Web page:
This is a 14th century Vijayanagar-era Hindu temple constructed in the Dravidian style that is located in Kolar.
The inscription reads: “Through this breach the British assault was delivered March 21, 1791.” I guess that means that the 223rd anniversary of the British attack on Bangalore is right around the corner.
Bangalore Fort is a tiny piece of the 16th century Vijayanagar fortification that remains intact–it’s all that remains. It’s located between city market and Tipu Sultan’s Bangalore Palace. As it takes only about 10 minutes to walk through, a lot of people don’t even realize it’s there.
Among the many devotees of this Hindu deity are wrestlers, who admire the monkey-god for his reputed strength. In Rama’s war against Ravana, he was said to have picked up a mountain and carried it a great distance, which is pretty strong.
He’s not whimsical and mischievous like Sun Wukong, the Taoist monkey-king (who also has god-like powers), but some believe that Sun Wukong’s myth was partially influenced by Hanuman’s myth. (Of course, the more irreverent and anti-authoritarian Taoists had a different take than the caste-conscious Hindus. (Whimsicality and mischievousness are considered more virtuous among the former than the latter.)
This Hanuman temple is a small, stone-block affair abutting a giant boulder on the trail from Hampi Bazaar to Achyutaraya temple. As you can see, it still has local devotees.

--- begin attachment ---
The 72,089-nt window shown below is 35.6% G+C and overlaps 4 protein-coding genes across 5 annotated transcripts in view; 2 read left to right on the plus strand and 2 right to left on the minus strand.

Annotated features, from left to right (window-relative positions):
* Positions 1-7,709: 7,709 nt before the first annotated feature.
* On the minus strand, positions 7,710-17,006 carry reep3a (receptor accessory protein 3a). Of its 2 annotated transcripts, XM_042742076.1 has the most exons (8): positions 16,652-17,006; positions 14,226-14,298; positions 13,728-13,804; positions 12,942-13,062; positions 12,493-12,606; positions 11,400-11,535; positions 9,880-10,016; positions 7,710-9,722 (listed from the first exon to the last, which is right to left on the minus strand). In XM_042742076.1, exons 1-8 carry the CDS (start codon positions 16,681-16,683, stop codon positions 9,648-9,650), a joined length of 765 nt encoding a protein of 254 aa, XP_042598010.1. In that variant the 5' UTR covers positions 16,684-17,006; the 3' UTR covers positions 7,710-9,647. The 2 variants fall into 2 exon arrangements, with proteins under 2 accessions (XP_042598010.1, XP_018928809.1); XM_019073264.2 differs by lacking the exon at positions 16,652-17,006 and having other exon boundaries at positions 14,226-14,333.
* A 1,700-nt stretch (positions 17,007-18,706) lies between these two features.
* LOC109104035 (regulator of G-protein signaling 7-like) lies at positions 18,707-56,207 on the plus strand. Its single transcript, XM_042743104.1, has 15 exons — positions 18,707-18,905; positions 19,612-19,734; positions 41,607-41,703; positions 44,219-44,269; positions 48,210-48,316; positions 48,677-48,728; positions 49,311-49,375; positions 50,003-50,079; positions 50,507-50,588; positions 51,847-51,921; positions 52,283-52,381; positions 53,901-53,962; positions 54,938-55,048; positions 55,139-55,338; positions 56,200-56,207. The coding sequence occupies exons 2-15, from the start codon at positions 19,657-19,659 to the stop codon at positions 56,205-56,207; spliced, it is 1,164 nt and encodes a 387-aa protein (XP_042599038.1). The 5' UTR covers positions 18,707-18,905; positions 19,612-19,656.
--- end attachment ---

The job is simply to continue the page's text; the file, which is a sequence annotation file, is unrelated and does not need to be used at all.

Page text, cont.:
I thought the varying colors and designs of these columns made an interesting photo. This is taken at Achyutaraya Temple, which is one of the more extensive standing structures at Hampi, though not necessarily the most well-preserved/restored.
If one is on the Hampi Bazaar, walk away from Virupaksha Temple and toward the police station. Follow the steps that lie past the large bull sculpture, and when one gets to the top of the hill, just past the little Hanuman (the Hindu monkey-god) shrine, follow the fork to the right. One will soon see Achyutaraya temple down below. After visiting Achyutaraya, one can follow the flat land toward the Vittala Temple, which is sort of the crown jewel of Hampi.
In the tropics the summer days seem so short and the winter days seem so long–at least if you grew up at 42°N (northern Indiana) and now you’re living at 13°N (Bangalore, India.) There’s no discernible adjustment in the length of days here. Maybe, if you’re a local. But it always gets dark around 6 at night and becomes light around 6am the next morning.